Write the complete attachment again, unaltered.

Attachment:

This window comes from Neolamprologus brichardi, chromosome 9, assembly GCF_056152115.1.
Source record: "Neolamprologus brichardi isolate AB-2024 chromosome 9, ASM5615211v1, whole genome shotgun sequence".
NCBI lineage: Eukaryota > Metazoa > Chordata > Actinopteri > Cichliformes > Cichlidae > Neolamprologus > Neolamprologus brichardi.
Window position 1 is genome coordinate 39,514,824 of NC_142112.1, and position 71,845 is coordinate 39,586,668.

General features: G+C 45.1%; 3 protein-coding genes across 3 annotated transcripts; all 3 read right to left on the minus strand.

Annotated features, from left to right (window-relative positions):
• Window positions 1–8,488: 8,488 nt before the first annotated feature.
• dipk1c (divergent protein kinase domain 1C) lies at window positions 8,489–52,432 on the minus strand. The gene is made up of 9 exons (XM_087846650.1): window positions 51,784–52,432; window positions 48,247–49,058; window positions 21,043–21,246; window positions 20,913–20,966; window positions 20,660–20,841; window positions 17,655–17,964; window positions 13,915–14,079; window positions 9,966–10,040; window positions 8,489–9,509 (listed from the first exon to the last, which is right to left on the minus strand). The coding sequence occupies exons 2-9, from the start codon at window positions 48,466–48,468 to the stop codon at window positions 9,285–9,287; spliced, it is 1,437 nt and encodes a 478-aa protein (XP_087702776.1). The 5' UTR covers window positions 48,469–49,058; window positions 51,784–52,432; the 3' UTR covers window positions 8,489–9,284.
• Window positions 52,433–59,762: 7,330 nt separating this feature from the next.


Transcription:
This window comes from Neolamprologus brichardi, chromosome 9, assembly GCF_056152115.1.
Source record: "Neolamprologus brichardi isolate AB-2024 chromosome 9, ASM5615211v1, whole genome shotgun sequence".
NCBI lineage: Eukaryota > Metazoa > Chordata > Actinopteri > Cichliformes > Cichlidae > Neolamprologus > Neolamprologus brichardi.
Window position 1 is genome coordinate 39,514,824 of NC_142112.1, and position 71,845 is coordinate 39,586,668.

General features: G+C 45.1%; 3 protein-coding genes across 3 annotated transcripts; all 3 read right to left on the minus strand.

Annotated features, from left to right (window-relative positions):
• Window positions 1–8,488: 8,488 nt before the first annotated feature.
• dipk1c (divergent protein kinase domain 1C) lies at window positions 8,489–52,432 on the minus strand. The gene is made up of 9 exons (XM_087846650.1): window positions 51,784–52,432; window positions 48,247–49,058; window positions 21,043–21,246; window positions 20,913–20,966; window positions 20,660–20,841; window positions 17,655–17,964; window positions 13,915–14,079; window positions 9,966–10,040; window positions 8,489–9,509 (listed from the first exon to the last, which is right to left on the minus strand). The coding sequence occupies exons 2-9, from the start codon at window positions 48,466–48,468 to the stop codon at window positions 9,285–9,287; spliced, it is 1,437 nt and encodes a 478-aa protein (XP_087702776.1). The 5' UTR covers window positions 48,469–49,058; window positions 51,784–52,432; the 3' UTR covers window positions 8,489–9,284.
• Window positions 52,433–59,762: 7,330 nt separating this feature from the next.